‘More than 100mn excluded from PDS as govt uses outdated Census 2011 data’

The public distribution system (PDS) is meant to play a key role in disbursing government support to the poorest Indians during the ongoing COVID-19 crisis. However, the system leaves more than 100 million people excluded from its reach, as per academics Jean Drèze, Reetika Khera and Meghana Mungikar, because the central government uses 2011 population figures from the last census to calculate state-wise PDS coverage. 

Under the National Food Security Act (NFSA), the PDS is supposed to cover 75% of the population in rural areas and 50% in urban areas, which comes to 67% of the total population. The corresponding state-wise ratios were worked out using National Sample Survey data, in such a manner that poorer states got higher coverage (for example, close to 90% in Jharkhand) and richer states (say, Punjab and Kerala) got lower coverage.

When the NFSA came into force in 2013, the 2011 census population figures were recent. “However, the numbers should have been updated from time to time using projected population figures,” Dreze, Khera and Mungikar said in an email, in which they included their own population projections and calculations to arrive at state-wise and all-India exclusions. 

If the central government used updated numbers, it would have enabled state governments to issue new ration cards over time, they said. Instead, the number of persons to be covered in each state has remained frozen. State governments are reluctant to issue ration cards beyond what is provided for by the central government, they said, adding that this perpetuates exclusion errors in the PDS.

Using the example of Jharkhand, they said, the state government there stopped issuing new ration cards several years ago to avoid exceeding the numbers provided for by the central government. About 700,000 applications for ration cards are pending. “If the central government were using updated population figures instead of 2011 figures, all these applications could be accommodated within the central quota,” they said.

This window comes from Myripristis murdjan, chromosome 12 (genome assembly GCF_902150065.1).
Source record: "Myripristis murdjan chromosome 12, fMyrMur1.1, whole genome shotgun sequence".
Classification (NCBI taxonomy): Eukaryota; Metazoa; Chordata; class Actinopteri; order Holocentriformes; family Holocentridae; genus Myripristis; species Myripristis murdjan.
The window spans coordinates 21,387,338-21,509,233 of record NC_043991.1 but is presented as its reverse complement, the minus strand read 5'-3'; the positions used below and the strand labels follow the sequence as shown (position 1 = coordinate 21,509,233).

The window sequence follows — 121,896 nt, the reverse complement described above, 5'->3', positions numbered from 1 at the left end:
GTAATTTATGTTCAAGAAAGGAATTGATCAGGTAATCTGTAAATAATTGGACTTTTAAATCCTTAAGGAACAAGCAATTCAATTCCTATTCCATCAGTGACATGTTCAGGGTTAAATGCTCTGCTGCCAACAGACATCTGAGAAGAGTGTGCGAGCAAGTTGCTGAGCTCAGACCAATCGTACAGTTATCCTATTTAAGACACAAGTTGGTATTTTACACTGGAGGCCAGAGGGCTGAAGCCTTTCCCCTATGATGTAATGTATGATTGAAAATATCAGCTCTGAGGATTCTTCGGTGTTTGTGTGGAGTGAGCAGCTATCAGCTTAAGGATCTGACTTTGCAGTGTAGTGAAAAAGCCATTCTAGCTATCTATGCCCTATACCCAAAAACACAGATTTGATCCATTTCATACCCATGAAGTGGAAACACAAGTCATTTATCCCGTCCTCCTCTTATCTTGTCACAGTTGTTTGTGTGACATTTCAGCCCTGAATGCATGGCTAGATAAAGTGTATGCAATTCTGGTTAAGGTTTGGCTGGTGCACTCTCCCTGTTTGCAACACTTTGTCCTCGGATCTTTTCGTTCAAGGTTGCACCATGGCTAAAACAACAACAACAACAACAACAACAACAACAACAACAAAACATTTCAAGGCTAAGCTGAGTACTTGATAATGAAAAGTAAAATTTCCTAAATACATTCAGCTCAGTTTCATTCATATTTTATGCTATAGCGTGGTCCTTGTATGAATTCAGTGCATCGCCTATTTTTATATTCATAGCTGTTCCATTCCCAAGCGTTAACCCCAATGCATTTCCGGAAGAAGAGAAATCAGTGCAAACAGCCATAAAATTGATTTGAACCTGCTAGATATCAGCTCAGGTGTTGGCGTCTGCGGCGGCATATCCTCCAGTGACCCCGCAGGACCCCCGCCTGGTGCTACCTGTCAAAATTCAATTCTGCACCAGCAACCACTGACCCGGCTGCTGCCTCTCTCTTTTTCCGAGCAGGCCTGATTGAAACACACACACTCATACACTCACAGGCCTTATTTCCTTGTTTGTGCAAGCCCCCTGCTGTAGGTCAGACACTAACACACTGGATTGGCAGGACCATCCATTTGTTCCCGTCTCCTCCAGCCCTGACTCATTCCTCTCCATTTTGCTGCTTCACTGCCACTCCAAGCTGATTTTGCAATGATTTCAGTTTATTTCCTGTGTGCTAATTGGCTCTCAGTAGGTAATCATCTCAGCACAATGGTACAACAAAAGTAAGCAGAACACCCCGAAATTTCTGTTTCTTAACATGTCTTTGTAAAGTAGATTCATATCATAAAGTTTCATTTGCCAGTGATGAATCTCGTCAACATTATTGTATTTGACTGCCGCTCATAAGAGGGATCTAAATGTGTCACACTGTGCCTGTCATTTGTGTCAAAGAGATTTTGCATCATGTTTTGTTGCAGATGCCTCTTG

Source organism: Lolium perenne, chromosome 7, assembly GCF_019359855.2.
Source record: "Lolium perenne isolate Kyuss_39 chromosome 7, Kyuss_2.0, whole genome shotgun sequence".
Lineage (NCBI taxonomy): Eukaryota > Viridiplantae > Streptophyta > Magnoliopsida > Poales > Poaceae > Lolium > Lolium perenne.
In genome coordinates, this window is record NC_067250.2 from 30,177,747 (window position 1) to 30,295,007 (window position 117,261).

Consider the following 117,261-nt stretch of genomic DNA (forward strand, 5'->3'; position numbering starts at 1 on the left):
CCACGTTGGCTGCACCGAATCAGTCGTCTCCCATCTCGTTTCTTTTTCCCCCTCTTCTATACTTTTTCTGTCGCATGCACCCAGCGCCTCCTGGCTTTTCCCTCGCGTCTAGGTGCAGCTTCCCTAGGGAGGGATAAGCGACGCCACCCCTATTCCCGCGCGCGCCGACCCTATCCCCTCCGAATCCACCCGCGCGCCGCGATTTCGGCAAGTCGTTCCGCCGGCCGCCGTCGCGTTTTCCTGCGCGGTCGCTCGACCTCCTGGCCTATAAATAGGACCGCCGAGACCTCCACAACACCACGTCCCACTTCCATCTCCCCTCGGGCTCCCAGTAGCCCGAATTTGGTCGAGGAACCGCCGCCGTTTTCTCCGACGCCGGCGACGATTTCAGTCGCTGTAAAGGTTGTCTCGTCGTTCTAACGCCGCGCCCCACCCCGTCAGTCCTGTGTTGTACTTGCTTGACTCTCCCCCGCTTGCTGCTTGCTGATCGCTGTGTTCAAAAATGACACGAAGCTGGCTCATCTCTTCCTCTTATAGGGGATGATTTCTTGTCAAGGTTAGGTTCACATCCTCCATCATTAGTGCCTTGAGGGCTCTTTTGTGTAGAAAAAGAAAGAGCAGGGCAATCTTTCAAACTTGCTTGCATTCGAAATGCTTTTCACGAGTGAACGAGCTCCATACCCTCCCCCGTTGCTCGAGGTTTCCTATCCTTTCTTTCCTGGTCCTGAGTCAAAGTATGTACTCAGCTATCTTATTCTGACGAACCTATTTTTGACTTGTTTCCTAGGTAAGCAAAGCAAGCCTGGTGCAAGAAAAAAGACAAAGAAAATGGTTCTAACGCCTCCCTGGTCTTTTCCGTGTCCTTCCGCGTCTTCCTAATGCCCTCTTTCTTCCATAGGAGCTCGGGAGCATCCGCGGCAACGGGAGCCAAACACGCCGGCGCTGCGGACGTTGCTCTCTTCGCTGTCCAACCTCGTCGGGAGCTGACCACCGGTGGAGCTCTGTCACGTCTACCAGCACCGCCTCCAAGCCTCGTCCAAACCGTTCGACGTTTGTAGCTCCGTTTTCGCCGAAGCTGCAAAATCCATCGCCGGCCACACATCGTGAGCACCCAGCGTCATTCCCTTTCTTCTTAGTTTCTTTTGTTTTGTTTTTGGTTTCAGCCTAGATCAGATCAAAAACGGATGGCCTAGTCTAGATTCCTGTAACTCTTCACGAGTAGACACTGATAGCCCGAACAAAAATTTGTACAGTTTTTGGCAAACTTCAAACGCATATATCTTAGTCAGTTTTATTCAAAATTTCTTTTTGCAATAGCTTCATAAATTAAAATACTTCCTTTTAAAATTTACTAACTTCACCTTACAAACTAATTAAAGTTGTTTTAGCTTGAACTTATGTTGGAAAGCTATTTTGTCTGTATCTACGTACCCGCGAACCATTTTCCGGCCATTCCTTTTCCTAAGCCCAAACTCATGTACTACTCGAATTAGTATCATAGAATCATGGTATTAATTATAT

At the all-India level, applying the 67% ratio to a projected population of 1,372 million for 2020, PDS coverage today would be 922 million, instead of around 800 million, they concluded.

“The consequences of excluding millions of people from the PDS are taking a grim turn as the coronavirus crisis devastates livelihoods across the country,” they added.

The public distribution system (PDS) is meant to play a key role in disbursing government support to the poorest Indians during the ongoing COVID-19 crisis. However, the system leaves more than 100 million people excluded from its reach, as per academics Jean Drèze, Reetika Khera and Meghana Mungikar, because the central government uses 2011 population figures from the last census to calculate state-wise PDS coverage. 

Under the National Food Security Act (NFSA), the PDS is supposed to cover 75% of the population in rural areas and 50% in urban areas, which comes to 67% of the total population. The corresponding state-wise ratios were worked out using National Sample Survey data, in such a manner that poorer states got higher coverage (for example, close to 90% in Jharkhand) and richer states (say, Punjab and Kerala) got lower coverage.

When the NFSA came into force in 2013, the 2011 census population figures were recent. “However, the numbers should have been updated from time to time using projected population figures,” Dreze, Khera and Mungikar said in an email, in which they included their own population projections and calculations to arrive at state-wise and all-India exclusions. 

If the central government used updated numbers, it would have enabled state governments to issue new ration cards over time, they said. Instead, the number of persons to be covered in each state has remained frozen. State governments are reluctant to issue ration cards beyond what is provided for by the central government, they said, adding that this perpetuates exclusion errors in the PDS.

Using the example of Jharkhand, they said, the state government there stopped issuing new ration cards several years ago to avoid exceeding the numbers provided for by the central government. About 700,000 applications for ration cards are pending. “If the central government were using updated population figures instead of 2011 figures, all these applications could be accommodated within the central quota,” they said. 

At the all-India level, applying the 67% ratio to a projected population of 1,372 million for 2020, PDS coverage today would be 922 million, instead of around 800 million, they concluded.

“The consequences of excluding millions of people from the PDS are taking a grim turn as the coronavirus crisis devastates livelihoods across the country,” they added.